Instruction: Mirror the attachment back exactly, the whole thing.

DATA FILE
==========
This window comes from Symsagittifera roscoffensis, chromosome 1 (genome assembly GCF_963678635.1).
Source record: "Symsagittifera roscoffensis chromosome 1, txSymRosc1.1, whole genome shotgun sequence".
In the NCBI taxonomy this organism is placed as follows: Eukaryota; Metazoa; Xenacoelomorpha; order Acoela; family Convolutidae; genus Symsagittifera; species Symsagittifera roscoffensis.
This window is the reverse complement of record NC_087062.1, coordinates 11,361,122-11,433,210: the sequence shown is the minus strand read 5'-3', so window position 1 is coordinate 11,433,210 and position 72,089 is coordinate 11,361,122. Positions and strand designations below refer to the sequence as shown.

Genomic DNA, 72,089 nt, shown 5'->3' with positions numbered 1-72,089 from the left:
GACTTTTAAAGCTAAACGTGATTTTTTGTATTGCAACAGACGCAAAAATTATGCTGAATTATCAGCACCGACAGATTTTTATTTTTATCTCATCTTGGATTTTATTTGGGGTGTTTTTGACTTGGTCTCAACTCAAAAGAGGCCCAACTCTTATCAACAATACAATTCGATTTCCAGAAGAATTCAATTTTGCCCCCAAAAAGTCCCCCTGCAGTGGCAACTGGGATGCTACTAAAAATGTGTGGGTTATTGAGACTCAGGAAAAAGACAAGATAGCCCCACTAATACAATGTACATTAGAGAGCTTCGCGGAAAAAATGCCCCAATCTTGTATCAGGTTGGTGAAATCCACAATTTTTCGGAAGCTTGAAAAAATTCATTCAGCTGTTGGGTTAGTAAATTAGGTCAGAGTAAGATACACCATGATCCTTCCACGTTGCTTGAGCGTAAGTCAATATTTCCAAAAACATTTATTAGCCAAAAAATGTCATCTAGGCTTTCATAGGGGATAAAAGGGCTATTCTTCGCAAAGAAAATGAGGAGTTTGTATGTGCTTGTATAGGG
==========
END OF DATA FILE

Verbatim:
This window comes from Symsagittifera roscoffensis, chromosome 1 (genome assembly GCF_963678635.1).
Source record: "Symsagittifera roscoffensis chromosome 1, txSymRosc1.1, whole genome shotgun sequence".
In the NCBI taxonomy this organism is placed as follows: Eukaryota; Metazoa; Xenacoelomorpha; order Acoela; family Convolutidae; genus Symsagittifera; species Symsagittifera roscoffensis.
This window is the reverse complement of record NC_087062.1, coordinates 11,361,122-11,433,210: the sequence shown is the minus strand read 5'-3', so window position 1 is coordinate 11,433,210 and position 72,089 is coordinate 11,361,122. Positions and strand designations below refer to the sequence as shown.

Genomic DNA, 72,089 nt, shown 5'->3' with positions numbered 1-72,089 from the left:
GACTTTTAAAGCTAAACGTGATTTTTTGTATTGCAACAGACGCAAAAATTATGCTGAATTATCAGCACCGACAGATTTTTATTTTTATCTCATCTTGGATTTTATTTGGGGTGTTTTTGACTTGGTCTCAACTCAAAAGAGGCCCAACTCTTATCAACAATACAATTCGATTTCCAGAAGAATTCAATTTTGCCCCCAAAAAGTCCCCCTGCAGTGGCAACTGGGATGCTACTAAAAATGTGTGGGTTATTGAGACTCAGGAAAAAGACAAGATAGCCCCACTAATACAATGTACATTAGAGAGCTTCGCGGAAAAAATGCCCCAATCTTGTATCAGGTTGGTGAAATCCACAATTTTTCGGAAGCTTGAAAAAATTCATTCAGCTGTTGGGTTAGTAAATTAGGTCAGAGTAAGATACACCATGATCCTTCCACGTTGCTTGAGCGTAAGTCAATATTTCCAAAAACATTTATTAGCCAAAAAATGTCATCTAGGCTTTCATAGGGGATAAAAGGGCTATTCTTCGCAAAGAAAATGAGGAGTTTGTATGTGCTTGTATAGGG